Fish Habitat Provided by Obsolete Petroleum Platforms off Southern Florida
Initial sampling of fish diversity and abundance on petroleum production platforms redeployed specifically as artificial reefs revealed 47 species on two submerged deck and jacket structures. The Tenneco II reefs were surveyed by diver census and video transects on 4–7 August 1986, 10 months after relocation from the northern Gulf of Mexico to the Atlantic Ocean, 1.75 km off Miami-Ft. Lauderdale in > 30 m of water. The most speciose families were Labridae, Pomacanthidae and Pomacentridae (five specics each), Haemulidae and Carangidae (four). The last accounted for 53% of all observations (i.e., Caranx ruber, Seriola dumerili) of identifiable fishes in quantitative transects. Next most common were snappers (Lutjanus griseus and L. buccanella) (24% of observations); Acanthuridae (13%); and Sphyraena barracuda (7%). A resident live-bottom ichthyofauna on the top deck of the platforms (18 m deep) was numerically dominated by two species (ca. 80% of observations), Thalassoma bifasciatum and Stegastes partitus. Significant depth and time interaction in fish distribution was evidenced by 34% of all fishes occurring in just 10% of the transects (midday at 24 m). Possible modification to enhance platform fisheries includes addition of shelter to decks and open interior areas.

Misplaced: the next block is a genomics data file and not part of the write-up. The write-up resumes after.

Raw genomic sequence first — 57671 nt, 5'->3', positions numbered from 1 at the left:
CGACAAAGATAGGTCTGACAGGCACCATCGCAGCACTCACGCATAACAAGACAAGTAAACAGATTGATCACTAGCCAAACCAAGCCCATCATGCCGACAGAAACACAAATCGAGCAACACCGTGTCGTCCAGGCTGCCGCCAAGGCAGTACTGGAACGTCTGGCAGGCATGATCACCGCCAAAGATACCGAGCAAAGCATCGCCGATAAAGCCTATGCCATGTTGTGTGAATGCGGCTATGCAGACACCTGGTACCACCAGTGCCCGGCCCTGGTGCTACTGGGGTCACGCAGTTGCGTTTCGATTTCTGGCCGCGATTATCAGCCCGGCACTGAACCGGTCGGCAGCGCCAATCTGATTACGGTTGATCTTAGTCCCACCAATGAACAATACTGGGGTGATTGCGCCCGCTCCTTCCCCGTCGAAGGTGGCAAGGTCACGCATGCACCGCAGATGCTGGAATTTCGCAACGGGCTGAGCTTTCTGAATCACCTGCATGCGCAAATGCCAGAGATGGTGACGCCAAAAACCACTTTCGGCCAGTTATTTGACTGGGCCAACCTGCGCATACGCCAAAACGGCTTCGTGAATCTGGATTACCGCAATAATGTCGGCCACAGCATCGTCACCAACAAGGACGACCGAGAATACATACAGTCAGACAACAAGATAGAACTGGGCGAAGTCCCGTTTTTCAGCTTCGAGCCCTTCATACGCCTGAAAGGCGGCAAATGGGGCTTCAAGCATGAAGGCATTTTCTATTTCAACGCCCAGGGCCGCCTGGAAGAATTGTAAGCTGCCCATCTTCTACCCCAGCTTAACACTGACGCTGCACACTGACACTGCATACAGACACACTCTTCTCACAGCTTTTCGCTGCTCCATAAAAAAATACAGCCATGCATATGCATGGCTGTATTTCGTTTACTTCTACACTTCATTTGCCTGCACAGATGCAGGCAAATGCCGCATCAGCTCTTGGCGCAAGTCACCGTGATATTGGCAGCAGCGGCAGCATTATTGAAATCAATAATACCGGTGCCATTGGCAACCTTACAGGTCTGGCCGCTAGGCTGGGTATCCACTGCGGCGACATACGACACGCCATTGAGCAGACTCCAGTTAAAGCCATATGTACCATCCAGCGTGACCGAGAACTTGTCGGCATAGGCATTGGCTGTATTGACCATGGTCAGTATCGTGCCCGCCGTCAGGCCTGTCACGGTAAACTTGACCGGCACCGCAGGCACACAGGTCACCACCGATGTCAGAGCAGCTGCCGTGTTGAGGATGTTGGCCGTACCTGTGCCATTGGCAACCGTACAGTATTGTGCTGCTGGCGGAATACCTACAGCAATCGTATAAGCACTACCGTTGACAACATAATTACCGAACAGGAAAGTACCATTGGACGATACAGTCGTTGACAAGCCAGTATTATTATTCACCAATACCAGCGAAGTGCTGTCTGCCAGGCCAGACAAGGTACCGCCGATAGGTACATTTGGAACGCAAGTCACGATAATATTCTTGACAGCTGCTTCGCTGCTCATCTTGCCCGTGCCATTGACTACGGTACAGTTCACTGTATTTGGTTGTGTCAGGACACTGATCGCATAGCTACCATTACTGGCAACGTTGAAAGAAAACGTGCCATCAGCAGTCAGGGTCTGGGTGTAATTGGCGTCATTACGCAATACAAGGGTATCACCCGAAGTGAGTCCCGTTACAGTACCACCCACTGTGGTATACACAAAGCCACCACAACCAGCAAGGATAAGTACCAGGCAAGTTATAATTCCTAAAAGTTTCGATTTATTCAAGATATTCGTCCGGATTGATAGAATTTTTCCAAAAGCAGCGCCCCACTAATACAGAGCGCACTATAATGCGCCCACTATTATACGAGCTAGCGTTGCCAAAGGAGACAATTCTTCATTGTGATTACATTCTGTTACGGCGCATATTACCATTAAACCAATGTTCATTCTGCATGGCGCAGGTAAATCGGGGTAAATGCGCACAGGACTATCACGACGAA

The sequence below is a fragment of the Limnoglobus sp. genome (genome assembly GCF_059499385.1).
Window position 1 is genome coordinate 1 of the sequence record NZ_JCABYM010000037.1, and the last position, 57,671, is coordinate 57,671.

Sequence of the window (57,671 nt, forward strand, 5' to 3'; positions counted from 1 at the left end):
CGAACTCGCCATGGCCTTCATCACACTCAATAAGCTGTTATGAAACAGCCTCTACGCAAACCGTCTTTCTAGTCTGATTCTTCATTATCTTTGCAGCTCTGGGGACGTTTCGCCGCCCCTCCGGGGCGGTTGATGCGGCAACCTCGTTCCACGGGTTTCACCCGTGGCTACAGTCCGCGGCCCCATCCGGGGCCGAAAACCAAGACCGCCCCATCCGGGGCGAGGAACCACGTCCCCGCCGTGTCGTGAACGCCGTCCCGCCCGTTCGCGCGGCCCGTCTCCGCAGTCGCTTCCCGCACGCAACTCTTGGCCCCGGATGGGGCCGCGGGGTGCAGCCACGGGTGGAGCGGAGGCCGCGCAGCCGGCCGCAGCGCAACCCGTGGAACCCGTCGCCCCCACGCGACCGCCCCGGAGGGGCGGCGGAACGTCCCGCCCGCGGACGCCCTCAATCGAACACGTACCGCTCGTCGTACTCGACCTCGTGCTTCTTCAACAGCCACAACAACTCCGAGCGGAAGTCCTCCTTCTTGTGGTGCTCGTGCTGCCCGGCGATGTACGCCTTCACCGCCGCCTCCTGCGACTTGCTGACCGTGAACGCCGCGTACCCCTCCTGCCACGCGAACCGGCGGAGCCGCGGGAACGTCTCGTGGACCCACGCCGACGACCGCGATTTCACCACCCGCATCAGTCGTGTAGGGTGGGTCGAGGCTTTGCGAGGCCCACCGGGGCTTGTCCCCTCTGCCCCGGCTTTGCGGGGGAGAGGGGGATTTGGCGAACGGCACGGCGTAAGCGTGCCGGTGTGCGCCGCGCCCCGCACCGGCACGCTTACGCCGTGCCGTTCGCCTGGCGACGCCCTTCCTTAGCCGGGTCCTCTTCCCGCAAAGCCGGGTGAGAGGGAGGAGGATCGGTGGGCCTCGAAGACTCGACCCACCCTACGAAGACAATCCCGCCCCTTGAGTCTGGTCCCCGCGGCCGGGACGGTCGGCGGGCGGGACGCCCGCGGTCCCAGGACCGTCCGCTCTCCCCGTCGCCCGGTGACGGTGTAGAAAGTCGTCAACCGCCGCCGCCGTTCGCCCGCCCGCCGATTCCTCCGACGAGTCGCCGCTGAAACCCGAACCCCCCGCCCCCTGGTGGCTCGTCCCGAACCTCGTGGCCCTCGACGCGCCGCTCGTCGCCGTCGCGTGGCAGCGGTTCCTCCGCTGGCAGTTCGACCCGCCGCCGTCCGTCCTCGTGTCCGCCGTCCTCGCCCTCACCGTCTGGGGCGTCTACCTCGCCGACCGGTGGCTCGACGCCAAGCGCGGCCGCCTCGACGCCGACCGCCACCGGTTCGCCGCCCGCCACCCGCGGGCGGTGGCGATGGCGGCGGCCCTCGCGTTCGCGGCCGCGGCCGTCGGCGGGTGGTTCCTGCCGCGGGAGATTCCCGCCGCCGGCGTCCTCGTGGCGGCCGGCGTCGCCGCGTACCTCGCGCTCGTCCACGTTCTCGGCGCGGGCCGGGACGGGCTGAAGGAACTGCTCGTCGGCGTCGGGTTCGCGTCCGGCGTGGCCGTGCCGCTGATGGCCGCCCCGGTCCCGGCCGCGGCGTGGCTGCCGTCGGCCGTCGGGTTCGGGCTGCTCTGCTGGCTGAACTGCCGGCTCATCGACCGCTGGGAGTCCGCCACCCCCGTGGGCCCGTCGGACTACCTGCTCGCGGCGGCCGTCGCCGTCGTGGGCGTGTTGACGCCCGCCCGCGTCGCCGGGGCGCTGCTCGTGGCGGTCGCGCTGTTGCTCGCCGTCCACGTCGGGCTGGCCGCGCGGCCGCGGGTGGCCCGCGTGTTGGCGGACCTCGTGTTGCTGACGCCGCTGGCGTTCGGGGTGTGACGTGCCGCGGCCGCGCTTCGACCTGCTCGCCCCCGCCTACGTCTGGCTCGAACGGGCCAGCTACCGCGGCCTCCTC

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Document Type: Research Article
Publication date: 1989-03-01
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